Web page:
Kafka: Scaling producers and consumers


Going Deeper

Once you get further into producer tuning, the configurations start to get more interrelated, with some important non-linear and sometimes unexpected effects on performance. It pays to be extra patient – and scientific – about combinations of different parameters. Remember, you should be continually going back to understanding the root bottleneck while keeping an eye on optimizing the rate of records flowing through the producer.

The next questions to ask are: How big are your records (as Kafka sees them, not as you think they are)? Are you making "good" batches?

The size of the batch is determined by the batch.size configuration, which is the number of bytes after which the producer will send the request to the brokers, regardless of the linger.ms value. Requests sent to brokers will contain multiple batches – one for each partition.

A few other things you need to check include the number of records per batch and their size. Here is where you can start really digging into the kafka.producer MBean. The batch-size-[avg|max] can give you a good idea of the distribution of the number of bytes per batch, and record-size-[avg|max] can give you a sense of the size of each record. Divide the two and you have a rough rate of records per batch. Match this to the batch.size configuration and determine approximately how many records should be flowing through your producer. You should also sanity check this against the record-send-rate – the number of records per second – reported by your producer.

You might be a bit surprised if you occasionally have very large messages, for which you should check record-size-max, because the max.request.size configuration will limit the maximum size (in bytes) of a request and therefore inherently limit the number of record batches, as well.

What about the time you are waiting for I/O? Check out the io-wait-ratio metrics to see where you are spending time. Is the I/O thread waiting or are your producers processing?

Next, you need to make sure that the client buffer is not getting filled. Each producer has a fairly large buffer to collect data that then gets batched and sent to the brokers. In practice, I have never seen this to be a problem, but it often pays to be methodical. Here, the metric buffer-available-bytes is your friend, allowing you to ensure that your buffer.memory size is not being exhausted by your record sizes, batching configurations from earlier, or both.

Producing too many different topics can affect the quality of compression, because you can't compress well across topics. In that case, you might need some application changes so that you can batch more aggressively per destination topic, rather than relying on Kafka to just do the right thing. An advanced tactic would be to check the bytes-per-topic metrics from the producer, so you should only consider doing so after benchmarking and making sure other adjustments are not helping.


The configurations and metrics to tweak on the producer to get high throughput are summarized in Table 1. At this point, you should have all the tools you need to scale up your client instances. You know the most important optimization switches, some guidelines for adjusting garbage collection, and the nice round robin trick for balancing consumer groups when the consumers encounter differently partitioned topics. For slow producers, apply standard optimizations for compression and idle time or dive into the depths of the producer configuration to find out what really happens to entries and stacks.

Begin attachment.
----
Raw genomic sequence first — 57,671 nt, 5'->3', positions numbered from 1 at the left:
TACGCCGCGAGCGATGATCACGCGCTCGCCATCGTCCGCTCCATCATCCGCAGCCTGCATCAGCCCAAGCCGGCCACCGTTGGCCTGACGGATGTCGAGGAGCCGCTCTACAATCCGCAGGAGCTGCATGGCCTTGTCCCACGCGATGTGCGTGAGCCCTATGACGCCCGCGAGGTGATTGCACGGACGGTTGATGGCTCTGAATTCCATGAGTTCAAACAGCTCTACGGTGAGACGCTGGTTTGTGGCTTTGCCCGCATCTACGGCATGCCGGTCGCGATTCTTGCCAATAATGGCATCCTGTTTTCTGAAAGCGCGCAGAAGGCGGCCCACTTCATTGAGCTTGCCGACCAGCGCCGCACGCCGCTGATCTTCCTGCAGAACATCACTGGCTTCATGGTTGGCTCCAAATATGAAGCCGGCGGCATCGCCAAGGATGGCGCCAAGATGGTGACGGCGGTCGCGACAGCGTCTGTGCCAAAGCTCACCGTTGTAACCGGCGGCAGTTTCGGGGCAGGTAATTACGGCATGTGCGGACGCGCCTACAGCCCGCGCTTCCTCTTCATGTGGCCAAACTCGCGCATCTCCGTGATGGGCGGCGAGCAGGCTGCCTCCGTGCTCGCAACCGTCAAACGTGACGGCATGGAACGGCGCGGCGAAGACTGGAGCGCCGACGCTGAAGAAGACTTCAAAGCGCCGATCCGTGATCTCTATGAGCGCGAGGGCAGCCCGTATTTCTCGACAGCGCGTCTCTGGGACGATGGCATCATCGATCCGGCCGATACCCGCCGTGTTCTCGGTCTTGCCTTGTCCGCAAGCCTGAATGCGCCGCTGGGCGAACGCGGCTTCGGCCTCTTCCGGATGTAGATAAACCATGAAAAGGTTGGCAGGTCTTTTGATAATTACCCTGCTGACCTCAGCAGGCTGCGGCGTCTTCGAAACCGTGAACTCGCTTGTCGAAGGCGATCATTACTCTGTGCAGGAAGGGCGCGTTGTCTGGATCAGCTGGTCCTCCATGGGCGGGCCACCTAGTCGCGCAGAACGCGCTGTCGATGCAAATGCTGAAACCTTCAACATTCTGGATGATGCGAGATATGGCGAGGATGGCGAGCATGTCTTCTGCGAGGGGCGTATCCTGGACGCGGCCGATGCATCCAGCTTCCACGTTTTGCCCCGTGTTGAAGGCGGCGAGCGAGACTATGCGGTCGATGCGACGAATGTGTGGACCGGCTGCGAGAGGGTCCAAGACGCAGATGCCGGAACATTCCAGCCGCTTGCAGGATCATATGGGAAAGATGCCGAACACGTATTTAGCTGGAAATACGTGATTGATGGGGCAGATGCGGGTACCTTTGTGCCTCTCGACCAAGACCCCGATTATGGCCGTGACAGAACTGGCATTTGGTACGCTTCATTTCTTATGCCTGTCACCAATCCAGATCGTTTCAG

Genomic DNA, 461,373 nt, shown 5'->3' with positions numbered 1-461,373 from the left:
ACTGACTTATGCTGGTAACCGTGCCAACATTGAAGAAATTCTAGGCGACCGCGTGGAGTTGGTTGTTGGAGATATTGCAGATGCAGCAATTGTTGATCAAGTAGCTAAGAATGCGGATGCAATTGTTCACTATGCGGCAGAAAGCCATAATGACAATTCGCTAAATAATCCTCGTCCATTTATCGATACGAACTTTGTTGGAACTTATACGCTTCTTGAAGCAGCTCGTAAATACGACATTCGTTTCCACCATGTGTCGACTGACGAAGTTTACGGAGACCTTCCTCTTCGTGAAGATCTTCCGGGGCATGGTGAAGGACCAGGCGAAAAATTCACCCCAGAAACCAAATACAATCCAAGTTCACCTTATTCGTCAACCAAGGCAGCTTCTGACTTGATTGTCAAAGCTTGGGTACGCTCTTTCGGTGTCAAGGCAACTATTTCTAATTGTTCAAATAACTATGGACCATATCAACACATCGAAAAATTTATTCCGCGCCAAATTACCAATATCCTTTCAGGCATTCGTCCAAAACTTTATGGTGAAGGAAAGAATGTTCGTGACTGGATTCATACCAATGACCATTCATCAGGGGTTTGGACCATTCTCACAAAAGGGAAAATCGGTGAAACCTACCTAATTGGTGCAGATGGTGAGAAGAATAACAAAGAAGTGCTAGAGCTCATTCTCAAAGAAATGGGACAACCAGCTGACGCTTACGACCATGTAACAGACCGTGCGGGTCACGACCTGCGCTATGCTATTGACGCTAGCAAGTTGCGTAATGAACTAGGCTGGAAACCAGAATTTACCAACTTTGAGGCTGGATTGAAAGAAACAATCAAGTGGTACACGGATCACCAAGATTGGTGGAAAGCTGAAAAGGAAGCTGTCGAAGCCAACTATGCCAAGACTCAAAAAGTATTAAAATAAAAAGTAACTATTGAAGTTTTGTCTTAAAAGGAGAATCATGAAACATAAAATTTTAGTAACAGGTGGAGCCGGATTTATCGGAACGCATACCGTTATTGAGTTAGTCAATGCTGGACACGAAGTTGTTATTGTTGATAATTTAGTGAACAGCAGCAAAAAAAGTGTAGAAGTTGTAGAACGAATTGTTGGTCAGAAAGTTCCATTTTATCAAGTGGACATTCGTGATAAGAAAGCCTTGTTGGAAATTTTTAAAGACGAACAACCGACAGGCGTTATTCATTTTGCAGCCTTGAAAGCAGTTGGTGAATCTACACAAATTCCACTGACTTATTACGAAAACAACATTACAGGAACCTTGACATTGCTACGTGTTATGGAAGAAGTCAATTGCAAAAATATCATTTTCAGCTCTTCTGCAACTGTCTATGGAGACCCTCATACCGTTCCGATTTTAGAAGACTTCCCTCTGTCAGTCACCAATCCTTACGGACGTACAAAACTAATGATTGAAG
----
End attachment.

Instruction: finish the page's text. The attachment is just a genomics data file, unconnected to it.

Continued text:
Table 1

Producer Tuning Summary

Config/Metric Comment
compression.type Test on your data.
linger.ms Check the average time a batch waits in the send buffer (how long it takes to fill a batch) with record-queue-time-avg.
batch.size Determine records per batch, bytes per batch (batch-size-avg, batch-size-max), and records per topic per second (record-send-rate) and check your bytes per topic.
max.request.size Limit the number and size of batches (record-size-max).
Time spent waiting for I/O Are you really waiting (io-wait-ratio)?
buffer.memory + queued requests 32MB default (roughly total memory by producer) allocated to buffer records for sending (see buffer-available-bytes).

The tips in this article should give you a bit more guidance beyond the raw documentation in the Kafka manual for how to go about removing bottlenecks and getting the performance out of all parts of your streaming data pipelines that you know you should be getting.

The Author

Jesse Yates is a Staff Engineer at Tesla and leads the development of real-time stream processing on the Data Platform Team. Before joining Tesla, Jesse created a real-time IoT data startup, helped Salesforce build the first enterprise-grade Apache HBase installation, and consulted on healthcare, defense, and cross-cloud analytic projects. He is also a committer on Apache HBase and a Project Management Committee member of Apache Phoenix, for both big data storage and query projects. You can follow his writing at http://jesseyates.com

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